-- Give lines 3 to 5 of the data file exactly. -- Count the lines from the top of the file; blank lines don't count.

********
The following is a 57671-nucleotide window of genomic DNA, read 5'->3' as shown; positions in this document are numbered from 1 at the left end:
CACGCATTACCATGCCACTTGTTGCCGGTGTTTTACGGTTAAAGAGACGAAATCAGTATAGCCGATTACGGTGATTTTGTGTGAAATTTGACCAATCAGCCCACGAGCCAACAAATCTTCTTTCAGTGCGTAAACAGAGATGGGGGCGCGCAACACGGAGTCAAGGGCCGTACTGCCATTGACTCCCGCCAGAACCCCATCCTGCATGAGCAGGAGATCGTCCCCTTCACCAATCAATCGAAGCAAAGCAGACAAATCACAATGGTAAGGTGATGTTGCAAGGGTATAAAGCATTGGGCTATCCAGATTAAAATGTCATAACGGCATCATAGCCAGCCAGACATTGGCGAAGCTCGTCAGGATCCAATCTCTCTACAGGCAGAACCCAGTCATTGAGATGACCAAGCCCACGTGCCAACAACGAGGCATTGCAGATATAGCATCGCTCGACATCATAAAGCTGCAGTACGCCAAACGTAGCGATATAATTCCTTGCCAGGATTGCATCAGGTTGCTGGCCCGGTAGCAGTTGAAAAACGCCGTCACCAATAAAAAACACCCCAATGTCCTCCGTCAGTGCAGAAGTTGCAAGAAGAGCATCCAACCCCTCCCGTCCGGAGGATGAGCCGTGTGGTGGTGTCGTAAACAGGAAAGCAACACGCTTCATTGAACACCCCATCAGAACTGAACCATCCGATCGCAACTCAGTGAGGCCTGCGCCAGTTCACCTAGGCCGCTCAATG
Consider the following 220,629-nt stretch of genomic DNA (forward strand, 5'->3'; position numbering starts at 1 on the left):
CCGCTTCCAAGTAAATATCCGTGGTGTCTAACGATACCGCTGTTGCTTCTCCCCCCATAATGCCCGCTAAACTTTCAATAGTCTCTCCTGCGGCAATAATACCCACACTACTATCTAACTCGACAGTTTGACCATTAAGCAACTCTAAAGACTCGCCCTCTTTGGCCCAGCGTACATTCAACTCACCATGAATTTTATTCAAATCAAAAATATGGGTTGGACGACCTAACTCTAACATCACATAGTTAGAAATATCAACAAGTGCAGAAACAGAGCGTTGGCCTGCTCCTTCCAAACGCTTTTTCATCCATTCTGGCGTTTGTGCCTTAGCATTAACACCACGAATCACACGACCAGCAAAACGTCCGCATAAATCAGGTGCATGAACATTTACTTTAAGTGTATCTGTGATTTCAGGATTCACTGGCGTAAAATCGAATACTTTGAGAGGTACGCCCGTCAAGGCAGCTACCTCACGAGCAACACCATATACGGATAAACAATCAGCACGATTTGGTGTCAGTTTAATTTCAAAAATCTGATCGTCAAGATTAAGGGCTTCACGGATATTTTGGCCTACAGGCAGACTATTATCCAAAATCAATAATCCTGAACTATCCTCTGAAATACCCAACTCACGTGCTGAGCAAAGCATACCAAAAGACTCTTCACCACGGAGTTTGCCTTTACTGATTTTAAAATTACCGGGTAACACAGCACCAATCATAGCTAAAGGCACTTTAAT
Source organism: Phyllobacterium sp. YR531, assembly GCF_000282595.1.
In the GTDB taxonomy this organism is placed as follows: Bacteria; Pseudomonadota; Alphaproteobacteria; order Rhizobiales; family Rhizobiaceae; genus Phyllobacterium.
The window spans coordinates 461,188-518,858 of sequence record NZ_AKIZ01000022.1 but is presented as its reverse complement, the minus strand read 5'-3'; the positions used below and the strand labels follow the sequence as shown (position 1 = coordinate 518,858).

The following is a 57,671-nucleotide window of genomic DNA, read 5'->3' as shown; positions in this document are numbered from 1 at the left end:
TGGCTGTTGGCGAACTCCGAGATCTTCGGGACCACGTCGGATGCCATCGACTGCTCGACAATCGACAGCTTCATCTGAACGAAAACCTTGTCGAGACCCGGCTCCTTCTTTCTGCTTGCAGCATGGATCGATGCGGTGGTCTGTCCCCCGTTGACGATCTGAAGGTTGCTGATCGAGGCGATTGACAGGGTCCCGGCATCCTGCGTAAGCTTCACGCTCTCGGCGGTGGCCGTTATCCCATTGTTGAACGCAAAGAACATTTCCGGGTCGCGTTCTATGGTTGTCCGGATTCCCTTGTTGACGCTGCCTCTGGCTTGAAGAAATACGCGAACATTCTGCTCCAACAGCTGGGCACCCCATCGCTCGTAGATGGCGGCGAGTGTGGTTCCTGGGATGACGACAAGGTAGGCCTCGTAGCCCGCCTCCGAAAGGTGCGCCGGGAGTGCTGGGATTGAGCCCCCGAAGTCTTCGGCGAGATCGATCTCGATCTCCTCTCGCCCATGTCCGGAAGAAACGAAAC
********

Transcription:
Consider the following 220,629-nt stretch of genomic DNA (forward strand, 5'->3'; position numbering starts at 1 on the left):
CCGCTTCCAAGTAAATATCCGTGGTGTCTAACGATACCGCTGTTGCTTCTCCCCCCATAATGCCCGCTAAACTTTCAATAGTCTCTCCTGCGGCAATAATACCCACACTACTATCTAACTCGACAGTTTGACCATTAAGCAACTCTAAAGACTCGCCCTCTTTGGCCCAGCGTACATTCAACTCACCATGAATTTTATTCAAATCAAAAATATGGGTTGGACGACCTAACTCTAACATCACATAGTTAGAAATATCAACAAGTGCAGAAACAGAGCGTTGGCCTGCTCCTTCCAAACGCTTTTTCATCCATTCTGGCGTTTGTGCCTTAGCATTAACACCACGAATCACACGACCAGCAAAACGTCCGCATAAATCAGGTGCATGAACATTTACTTTAAGTGTATCTGTGATTTCAGGATTCACTGGCGTAAAATCGAATACTTTGAGAGGTACGCCCGTCAAGGCAGCTACCTCACGAGCAACACCATATACGGATAAACAATCAGCACGATTTGGTGTCAGTTTAATTTCAAAAATCTGATCGTCAAGATTAAGGGCTTCACGGATATTTTGGCCTACAGGCAGACTATTATCCAAAATCAATAATCCTGAACTATCCTCTGAAATACCCAACTCACGTGCTGAGCAAAGCATACCAAAAGACTCTTCACCACGGAGTTTGCCTTTACTGATTTTAAAATTACCGGGTAACACAGCACCAATCATAGCTAAAGGCACTTTAAT
Source organism: Phyllobacterium sp. YR531, assembly GCF_000282595.1.